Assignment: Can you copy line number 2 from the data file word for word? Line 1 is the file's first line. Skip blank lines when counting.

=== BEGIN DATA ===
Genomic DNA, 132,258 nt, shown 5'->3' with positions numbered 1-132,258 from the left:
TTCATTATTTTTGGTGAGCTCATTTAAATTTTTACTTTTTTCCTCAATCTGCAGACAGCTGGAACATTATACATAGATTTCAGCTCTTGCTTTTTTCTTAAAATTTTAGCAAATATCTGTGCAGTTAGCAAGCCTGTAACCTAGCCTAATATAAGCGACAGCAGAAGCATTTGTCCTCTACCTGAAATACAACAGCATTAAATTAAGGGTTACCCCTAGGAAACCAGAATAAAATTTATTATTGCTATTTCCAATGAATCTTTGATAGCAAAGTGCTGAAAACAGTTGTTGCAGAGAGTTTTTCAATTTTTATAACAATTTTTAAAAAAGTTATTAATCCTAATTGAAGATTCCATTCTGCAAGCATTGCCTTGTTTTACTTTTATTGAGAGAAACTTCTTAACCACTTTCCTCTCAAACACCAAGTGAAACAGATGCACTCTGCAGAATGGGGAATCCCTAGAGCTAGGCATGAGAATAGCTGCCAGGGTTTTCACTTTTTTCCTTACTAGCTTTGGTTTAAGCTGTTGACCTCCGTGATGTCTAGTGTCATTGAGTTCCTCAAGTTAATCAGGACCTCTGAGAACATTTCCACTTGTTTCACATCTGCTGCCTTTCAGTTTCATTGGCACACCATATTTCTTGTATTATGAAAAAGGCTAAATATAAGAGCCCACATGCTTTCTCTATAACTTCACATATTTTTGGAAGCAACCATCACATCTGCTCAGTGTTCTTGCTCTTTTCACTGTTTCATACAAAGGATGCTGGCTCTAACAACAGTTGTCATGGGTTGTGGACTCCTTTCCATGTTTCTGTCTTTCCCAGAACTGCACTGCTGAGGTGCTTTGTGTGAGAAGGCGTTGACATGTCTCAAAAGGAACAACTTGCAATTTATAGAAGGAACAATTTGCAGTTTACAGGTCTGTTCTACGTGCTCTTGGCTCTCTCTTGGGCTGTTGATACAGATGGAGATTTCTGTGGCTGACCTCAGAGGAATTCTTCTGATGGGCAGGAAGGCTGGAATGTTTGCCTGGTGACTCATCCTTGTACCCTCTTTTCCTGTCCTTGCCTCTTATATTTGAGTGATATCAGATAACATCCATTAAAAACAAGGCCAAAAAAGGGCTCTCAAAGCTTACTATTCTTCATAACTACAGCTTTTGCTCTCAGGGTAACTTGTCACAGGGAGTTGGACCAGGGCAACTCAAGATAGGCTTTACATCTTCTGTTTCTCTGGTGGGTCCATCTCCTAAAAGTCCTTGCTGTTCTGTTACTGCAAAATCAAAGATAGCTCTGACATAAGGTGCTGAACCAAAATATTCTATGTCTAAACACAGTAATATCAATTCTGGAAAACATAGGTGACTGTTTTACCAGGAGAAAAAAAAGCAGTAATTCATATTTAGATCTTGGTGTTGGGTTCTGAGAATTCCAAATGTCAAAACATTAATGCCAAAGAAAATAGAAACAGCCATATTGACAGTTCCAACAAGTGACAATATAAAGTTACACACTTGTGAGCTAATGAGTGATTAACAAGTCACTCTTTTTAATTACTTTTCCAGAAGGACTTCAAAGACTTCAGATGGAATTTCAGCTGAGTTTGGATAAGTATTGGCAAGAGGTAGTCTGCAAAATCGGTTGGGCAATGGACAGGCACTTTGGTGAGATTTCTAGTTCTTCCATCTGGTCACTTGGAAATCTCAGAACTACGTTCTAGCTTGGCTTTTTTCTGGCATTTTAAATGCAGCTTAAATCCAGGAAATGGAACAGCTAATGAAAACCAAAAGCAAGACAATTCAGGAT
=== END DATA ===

TTCATTATTTTTGGTGAGCTCATTTAAATTTTTACTTTTTTCCTCAATCTGCAGACAGCTGGAACATTATACATAGATTTCAGCTCTTGCTTTTTTCTTAAAATTTTAGCAAATATCTGTGCAGTTAGCAAGCCTGTAACCTAGCCTAATATAAGCGACAGCAGAAGCATTTGTCCTCTACCTGAAATACAACAGCATTAAATTAAGGGTTACCCCTAGGAAACCAGAATAAAATTTATTATTGCTATTTCCAATGAATCTTTGATAGCAAAGTGCTGAAAACAGTTGTTGCAGAGAGTTTTTCAATTTTTATAACAATTTTTAAAAAAGTTATTAATCCTAATTGAAGATTCCATTCTGCAAGCATTGCCTTGTTTTACTTTTATTGAGAGAAACTTCTTAACCACTTTCCTCTCAAACACCAAGTGAAACAGATGCACTCTGCAGAATGGGGAATCCCTAGAGCTAGGCATGAGAATAGCTGCCAGGGTTTTCACTTTTTTCCTTACTAGCTTTGGTTTAAGCTGTTGACCTCCGTGATGTCTAGTGTCATTGAGTTCCTCAAGTTAATCAGGACCTCTGAGAACATTTCCACTTGTTTCACATCTGCTGCCTTTCAGTTTCATTGGCACACCATATTTCTTGTATTATGAAAAAGGCTAAATATAAGAGCCCACATGCTTTCTCTATAACTTCACATATTTTTGGAAGCAACCATCACATCTGCTCAGTGTTCTTGCTCTTTTCACTGTTTCATACAAAGGATGCTGGCTCTAACAACAGTTGTCATGGGTTGTGGACTCCTTTCCATGTTTCTGTCTTTCCCAGAACTGCACTGCTGAGGTGCTTTGTGTGAGAAGGCGTTGACATGTCTCAAAAGGAACAACTTGCAATTTATAGAAGGAACAATTTGCAGTTTACAGGTCTGTTCTACGTGCTCTTGGCTCTCTCTTGGGCTGTTGATACAGATGGAGATTTCTGTGGCTGACCTCAGAGGAATTCTTCTGATGGGCAGGAAGGCTGGAATGTTTGCCTGGTGACTCATCCTTGTACCCTCTTTTCCTGTCCTTGCCTCTTATATTTGAGTGATATCAGATAACATCCATTAAAAACAAGGCCAAAAAAGGGCTCTCAAAGCTTACTATTCTTCATAACTACAGCTTTTGCTCTCAGGGTAACTTGTCACAGGGAGTTGGACCAGGGCAACTCAAGATAGGCTTTACATCTTCTGTTTCTCTGGTGGGTCCATCTCCTAAAAGTCCTTGCTGTTCTGTTACTGCAAAATCAAAGATAGCTCTGACATAAGGTGCTGAACCAAAATATTCTATGTCTAAACACAGTAATATCAATTCTGGAAAACATAGGTGACTGTTTTACCAGGAGAAAAAAAAGCAGTAATTCATATTTAGATCTTGGTGTTGGGTTCTGAGAATTCCAAATGTCAAAACATTAATGCCAAAGAAAATAGAAACAGCCATATTGACAGTTCCAACAAGTGACAATATAAAGTTACACACTTGTGAGCTAATGAGTGATTAACAAGTCACTCTTTTTAATTACTTTTCCAGAAGGACTTCAAAGACTTCAGATGGAATTTCAGCTGAGTTTGGATAAGTATTGGCAAGAGGTAGTCTGCAAAATCGGTTGGGCAATGGACAGGCACTTTGGTGAGATTTCTAGTTCTTCCATCTGGTCACTTGGAAATCTCAGAACTACGTTCTAGCTTGGCTTTTTTCTGGCATTTTAAATGCAGCTTAAATCCAGGAAATGGAACAGCTAATGAAAACCAAAAGCAAGACAATTCAGGAT